Monday, August 14, 2017

Missouri School Censors Gay Students and Then Apologizes, But Is It Still Missing the Point?

Local news reports that a Missouri high school censored the yearbook comments of two openly gay students.  The yearbook allows seniors to write a quote or statement under their picture, which becomes part of the published yearbook.  One student wrote, “Of course I dress well. I didn’t spend all that time in the closet for nothing.”  The other wrote, “If ‘Harry Potter taught us anything, it’s that no one should have to live in the closet.”

Without telling the boys, the school redacted those statements from the yearbook.  After being called out, the principal issued this explanation:

District administrators were made aware of concerns regarding the removal of senior quotes from the school yearbook. Each year, graduating seniors are provided an opportunity to pick a favorite quote to be placed in the yearbook. In an effort to protect our students, quotes that could potentially offend another student or groups of students are not published. It is the school’s practice to err on the side of caution. Doing so in this case had the unintentional consequence of offending the very students the practice was designed to protect. We sincerely apologize to those students.   All KSD staff understand the importance of inclusion and acceptance especially in an educational setting. We work diligently to help every student feel safe, supported, and included. District staff participate in ongoing training around issues of diversity and support student organizations that do the same. That being said, we acknowledge our mistake and will use it as a learning opportunity to improve in the future.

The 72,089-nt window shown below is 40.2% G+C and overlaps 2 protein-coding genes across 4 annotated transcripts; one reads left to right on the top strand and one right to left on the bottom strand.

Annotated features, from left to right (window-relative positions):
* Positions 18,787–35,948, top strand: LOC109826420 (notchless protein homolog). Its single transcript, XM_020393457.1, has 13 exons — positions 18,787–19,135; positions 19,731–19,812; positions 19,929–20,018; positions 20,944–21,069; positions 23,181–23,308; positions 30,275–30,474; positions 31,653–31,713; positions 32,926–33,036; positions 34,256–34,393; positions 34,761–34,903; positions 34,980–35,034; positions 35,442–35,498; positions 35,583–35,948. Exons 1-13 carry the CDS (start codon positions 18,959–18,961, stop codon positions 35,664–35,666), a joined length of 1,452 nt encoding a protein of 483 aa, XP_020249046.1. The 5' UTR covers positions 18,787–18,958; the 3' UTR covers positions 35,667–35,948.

Two things strike me as off in this statement.  First, I see nothing offensive about what the students said.  It may be that some students at the school object to homosexuality, but that does not make the students' statements offensive in an of themselves.  As one of the gay students suggested, this has little to do with offensive speech.  Rather, the district “mak[es] me feel like you’re ashamed of having a gay student.”  In other words, it is hard to imagine a legitimate reason for striking these statements in the first place.  Who exactly made the decision and why?  

Second, what exactly is the district admitting to be a "mistake" and "learning opportunity"?  Is the mistake not letting the students know their statements would be redacted or is it the redaction itself?  If it is the former, the district is missing the point.  If it is the latter, it seems the district can take corrective action now.  It can hand out stickers, inserts, or something to be placed in the yearbooks to correct the error.  Since they don't suggest that correction, I wonder if they don't see the real mistake.  If so, there is still a problem.

I suspect the district misread its cheat sheet on Supreme Court law.  The Court decided a school newspaper case, Hazelwood v. Kuhlmeier, in 1988.  In it, the Court held that the district could exercise editorial control over the school newspaper, reasoning that the newspaper was part of the school curriculum and represents school-sponsored speech.  Thus, the school could exercise style and content control so long as its actions were related to "legitimate pedagogical concerns."  

The Missouri school might think that the case fits because both newspapers and yearbooks are both school publications, but the school's concern with these boys' statements doesn't seem to have anything to do with pedagogical concerns of the sort recognized in Hazelwood.  There, fact checking, balanced statements, mature subjects, confidentiality, and the like were all at play.   Also, this section of the yearbook seems far more like an open forum than speech that might be construed as the school's.  The school refers to "offensiveness," but that doesn't sound like pedagogy.  Offensiveness falls under the Court's decision in Bethel v. Fraser, but there the speech was deemed to be lewd, vulgar, and plainly offensive. Applying this standard to the boys' yearbook statements is even more problematic.  Even if I am wrong and they are offensive under some rationale, there is no way they are "plainly offensive."

Getting the law right is no easy thing for schools, so I don't mean to beat them up too much.  But the difficulty of getting it right cannot be an excuse for a school to do whatever it wants and make it rationales and excuses after the fact.

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